When you look at this whole incident from this viewpoint, you have to ask yourself, Windows users are seriously in need of some therapy.
Oh, and the excuse that they won the MacBook Air and are Apple users? Of course they are, how else do you expect they know so much about hacking a Mac?
I started writing this blog to outline some of my personal experiences of the Apple experience, in the hope that I may shine a light on the reasons why people such as myself choose Apple whenever they can.
I rarely comment on wider Apple-related tech issues, because they are usually well documented already, on blogs and Mac-tech sites far more eloquently than I could manage.
But this time I feel that I’d like to air my views on a small group of people who have made the Apple-headlines recently.
I’ll briefly go into some history (as you probably, as a Mac-user, know the details of this extensively already).
Last year a group of security experts highlighted a potential security threat with Mac’s and their wireless capabilities. They showed a Mac being hacked over a wireless network.
Now, this is about as bad as it gets in terms of security, and the entire Mac web rose up in alarm.
But then cracks started to appear. They started with the fact that the hack did not occur with the built in wireless card, but a third party one. Now, most Mac-users clearly pointed out that you would not install any third party hardware as a perfectly good wireless card was already installed by default.
Okay, said the protagonists, but you can hack the Apple-card as well, we just won’t show you that bit.
Hmmm. Coupled with a remark that they would like to stub a lit cigarette out in Mac-users eyes, most of the Mac-web (and even the more neutral sites), brushed off this ‘threat’ as minor at best.
Fast forward to late last year, and these same ‘security experts’ proposed a media event entitled, “The Month Of Apple Bugs”, to highlight one Apple bug per day, thus proving that all Mac-users live in a dream world and they are just the people to shatter that dream.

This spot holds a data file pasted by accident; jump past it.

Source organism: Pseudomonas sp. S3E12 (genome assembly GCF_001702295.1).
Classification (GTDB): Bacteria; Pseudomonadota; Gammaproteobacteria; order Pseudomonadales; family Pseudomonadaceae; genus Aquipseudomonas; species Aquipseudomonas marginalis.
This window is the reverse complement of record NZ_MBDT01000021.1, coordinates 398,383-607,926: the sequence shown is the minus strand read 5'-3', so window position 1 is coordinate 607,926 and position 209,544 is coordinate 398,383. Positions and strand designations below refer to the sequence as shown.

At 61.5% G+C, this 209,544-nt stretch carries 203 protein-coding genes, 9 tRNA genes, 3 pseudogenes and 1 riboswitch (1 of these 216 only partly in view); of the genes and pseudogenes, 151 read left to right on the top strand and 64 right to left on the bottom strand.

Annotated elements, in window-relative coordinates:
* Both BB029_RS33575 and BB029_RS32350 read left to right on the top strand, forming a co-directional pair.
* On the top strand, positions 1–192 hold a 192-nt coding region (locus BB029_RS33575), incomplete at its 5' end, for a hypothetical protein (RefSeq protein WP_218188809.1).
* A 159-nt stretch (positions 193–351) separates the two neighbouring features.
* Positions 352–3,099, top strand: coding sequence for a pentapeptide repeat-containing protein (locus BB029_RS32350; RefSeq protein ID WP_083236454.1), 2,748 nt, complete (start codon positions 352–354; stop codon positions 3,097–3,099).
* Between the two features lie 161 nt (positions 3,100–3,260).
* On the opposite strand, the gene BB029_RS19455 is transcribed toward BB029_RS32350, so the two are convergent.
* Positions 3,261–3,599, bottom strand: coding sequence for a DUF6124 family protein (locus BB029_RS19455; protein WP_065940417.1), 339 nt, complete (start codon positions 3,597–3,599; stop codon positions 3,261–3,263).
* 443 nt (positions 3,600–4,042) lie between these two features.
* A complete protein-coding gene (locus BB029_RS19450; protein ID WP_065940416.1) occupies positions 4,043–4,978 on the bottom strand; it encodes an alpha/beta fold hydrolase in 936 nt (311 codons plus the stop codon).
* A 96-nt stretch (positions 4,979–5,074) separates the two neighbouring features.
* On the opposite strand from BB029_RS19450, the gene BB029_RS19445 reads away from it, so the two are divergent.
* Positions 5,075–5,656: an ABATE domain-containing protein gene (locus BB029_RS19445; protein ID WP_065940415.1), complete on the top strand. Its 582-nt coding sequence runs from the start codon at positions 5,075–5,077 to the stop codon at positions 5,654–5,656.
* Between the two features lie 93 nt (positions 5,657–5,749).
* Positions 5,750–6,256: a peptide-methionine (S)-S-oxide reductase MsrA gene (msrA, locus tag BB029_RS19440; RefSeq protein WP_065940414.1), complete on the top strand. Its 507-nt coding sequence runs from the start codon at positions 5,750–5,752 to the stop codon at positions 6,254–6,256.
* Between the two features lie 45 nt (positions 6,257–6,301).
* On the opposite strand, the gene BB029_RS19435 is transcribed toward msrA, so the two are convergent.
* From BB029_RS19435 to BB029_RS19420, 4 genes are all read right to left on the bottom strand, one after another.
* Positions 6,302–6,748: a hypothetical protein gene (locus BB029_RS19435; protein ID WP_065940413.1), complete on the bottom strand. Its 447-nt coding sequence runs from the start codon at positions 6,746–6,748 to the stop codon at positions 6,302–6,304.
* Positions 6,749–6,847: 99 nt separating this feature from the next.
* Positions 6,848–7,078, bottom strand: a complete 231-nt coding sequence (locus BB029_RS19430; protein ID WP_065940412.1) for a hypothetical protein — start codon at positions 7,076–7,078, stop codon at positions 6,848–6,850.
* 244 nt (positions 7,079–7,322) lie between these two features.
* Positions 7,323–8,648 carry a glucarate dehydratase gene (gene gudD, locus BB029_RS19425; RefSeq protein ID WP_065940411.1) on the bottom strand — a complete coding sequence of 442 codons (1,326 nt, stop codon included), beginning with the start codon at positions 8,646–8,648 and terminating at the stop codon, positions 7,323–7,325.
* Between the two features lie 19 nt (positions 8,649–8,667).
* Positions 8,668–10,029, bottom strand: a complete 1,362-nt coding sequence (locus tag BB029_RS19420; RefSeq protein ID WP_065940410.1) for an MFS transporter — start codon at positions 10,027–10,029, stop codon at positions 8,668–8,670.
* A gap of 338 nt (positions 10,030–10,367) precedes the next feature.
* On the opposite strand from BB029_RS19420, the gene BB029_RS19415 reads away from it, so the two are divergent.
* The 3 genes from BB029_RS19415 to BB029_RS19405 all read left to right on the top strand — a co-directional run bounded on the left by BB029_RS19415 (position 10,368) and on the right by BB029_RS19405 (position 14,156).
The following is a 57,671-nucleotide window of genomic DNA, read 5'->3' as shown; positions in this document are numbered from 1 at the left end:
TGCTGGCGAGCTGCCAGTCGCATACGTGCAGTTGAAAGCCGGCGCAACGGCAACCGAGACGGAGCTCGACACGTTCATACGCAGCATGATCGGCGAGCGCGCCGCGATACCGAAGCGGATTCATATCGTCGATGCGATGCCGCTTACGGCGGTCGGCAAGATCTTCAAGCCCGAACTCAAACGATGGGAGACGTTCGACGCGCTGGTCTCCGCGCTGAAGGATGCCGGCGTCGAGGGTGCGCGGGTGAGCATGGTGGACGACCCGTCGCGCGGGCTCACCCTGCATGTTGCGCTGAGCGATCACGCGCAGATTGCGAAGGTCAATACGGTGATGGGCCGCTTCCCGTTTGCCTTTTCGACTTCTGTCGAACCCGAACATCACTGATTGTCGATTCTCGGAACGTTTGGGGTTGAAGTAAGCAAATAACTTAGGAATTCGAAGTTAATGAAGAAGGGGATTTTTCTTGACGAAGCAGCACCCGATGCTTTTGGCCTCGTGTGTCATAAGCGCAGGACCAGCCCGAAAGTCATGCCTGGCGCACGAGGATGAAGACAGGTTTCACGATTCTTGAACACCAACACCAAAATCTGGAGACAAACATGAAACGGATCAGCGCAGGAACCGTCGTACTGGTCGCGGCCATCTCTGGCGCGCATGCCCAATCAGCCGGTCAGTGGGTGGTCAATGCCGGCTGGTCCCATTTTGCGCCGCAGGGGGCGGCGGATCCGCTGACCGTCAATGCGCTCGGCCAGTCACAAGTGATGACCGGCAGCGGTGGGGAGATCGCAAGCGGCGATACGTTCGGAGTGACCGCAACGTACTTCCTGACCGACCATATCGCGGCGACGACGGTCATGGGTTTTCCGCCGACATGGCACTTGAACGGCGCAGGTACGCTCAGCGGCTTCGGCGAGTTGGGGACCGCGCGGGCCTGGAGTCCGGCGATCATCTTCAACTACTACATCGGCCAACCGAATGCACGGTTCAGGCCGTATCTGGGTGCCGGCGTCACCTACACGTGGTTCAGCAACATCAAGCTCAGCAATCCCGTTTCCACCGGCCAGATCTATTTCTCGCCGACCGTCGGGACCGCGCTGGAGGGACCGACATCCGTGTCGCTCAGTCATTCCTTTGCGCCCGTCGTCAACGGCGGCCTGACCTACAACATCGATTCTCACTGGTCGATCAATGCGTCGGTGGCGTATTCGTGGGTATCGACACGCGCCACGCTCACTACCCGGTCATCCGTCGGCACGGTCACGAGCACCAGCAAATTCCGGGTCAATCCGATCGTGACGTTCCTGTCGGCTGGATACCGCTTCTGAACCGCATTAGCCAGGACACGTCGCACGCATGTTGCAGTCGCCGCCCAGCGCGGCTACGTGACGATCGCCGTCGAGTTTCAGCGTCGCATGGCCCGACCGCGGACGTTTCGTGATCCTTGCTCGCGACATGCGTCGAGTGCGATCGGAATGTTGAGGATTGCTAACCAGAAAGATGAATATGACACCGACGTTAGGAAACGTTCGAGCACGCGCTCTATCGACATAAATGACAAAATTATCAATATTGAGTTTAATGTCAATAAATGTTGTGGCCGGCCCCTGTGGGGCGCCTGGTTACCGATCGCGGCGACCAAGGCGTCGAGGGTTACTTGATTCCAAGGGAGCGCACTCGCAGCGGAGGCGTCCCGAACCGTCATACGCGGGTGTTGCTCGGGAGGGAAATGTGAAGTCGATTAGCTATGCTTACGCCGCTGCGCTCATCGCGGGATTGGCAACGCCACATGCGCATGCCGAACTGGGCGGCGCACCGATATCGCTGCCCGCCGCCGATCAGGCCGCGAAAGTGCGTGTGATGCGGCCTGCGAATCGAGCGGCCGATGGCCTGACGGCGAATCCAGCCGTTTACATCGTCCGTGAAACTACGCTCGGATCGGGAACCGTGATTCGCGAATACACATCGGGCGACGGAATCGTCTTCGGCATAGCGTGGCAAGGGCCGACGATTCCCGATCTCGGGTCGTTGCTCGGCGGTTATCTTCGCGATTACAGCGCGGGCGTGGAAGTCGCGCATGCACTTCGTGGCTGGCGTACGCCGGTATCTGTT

It’s now approaching the end of that month and what has been the result? Well, a little mixed. Some of the bugs are serious (Quicktime & Disk Image bugs), some pointless (cause the application to crash), and some bizarre, (using third party applications with no connection to Apple).
I have no problem with them highlighting these bugs at all. I think the work they are doing is valid and needed.
I would argue that their precept (that all Mac-users think that the Mac is bulletproof), is deluded and is created by anti-Mac press trying to give us enough rope to hang ourselves with, but that’s really not my point.
My point, or points are:
1) The motivation to highlight these bugs in the first place is suspect, and
2) The execution in highlighting these bugs is downright dangerous and childish.
Their reasons for doing this work has never been sufficiently explained. It seems to me to be born out of a frustration with Mac-users. They seem to think that we are somehow deluded in our choice of Apple, and that the software that Apple writes is just as full of security holes as Windows (which is arguable). I think they’ve spent far too much time on digg and slashdot personally, and have an axe to grind.
Whatever their reasons, their execution is, as I’ve said, is dangerous and childish.
The way it usually works is this: you find a security vulnerability and you inform the manufacturer first, before releasing it to the public. You can add a time limit on to this if you want, but it’s good manners to give the manufacturer a little breathing space. Once the manufacturer has released a fix, you get a mention in the release notes – kudos to you.
That’s it. That’s all you get and that’s all you should want – public praise for your effort, which will increase your standing in the tech community. You shouldn’t want any more praise, because hey, this is all about helping and safeguarding users by informing the manufacturer of bugs and strengthening the OS isn’t it?
It’s not about your ego, is it?
The person that uncovers a previously unknown bug isn’t the bad guy, are they?
And here is where their execution stinks. Their execution, by not informing Apple before releasing the bug into the wild actually hurts the users, damages Apple, and only gives them more ammunition for their egos.
This is all about a childish attempt by a pissed off Windows user to get back at Apple users because for some reason, the fact that there are a few stupid Mac-users on Slashdot who keep on saying that the Mac is bulletproof, he feels it is his duty to stub a lit cigarette out in our eyes (metaphorically speaking).
I’ve said it before and I’ll say it again – Windows users are really screwed up people.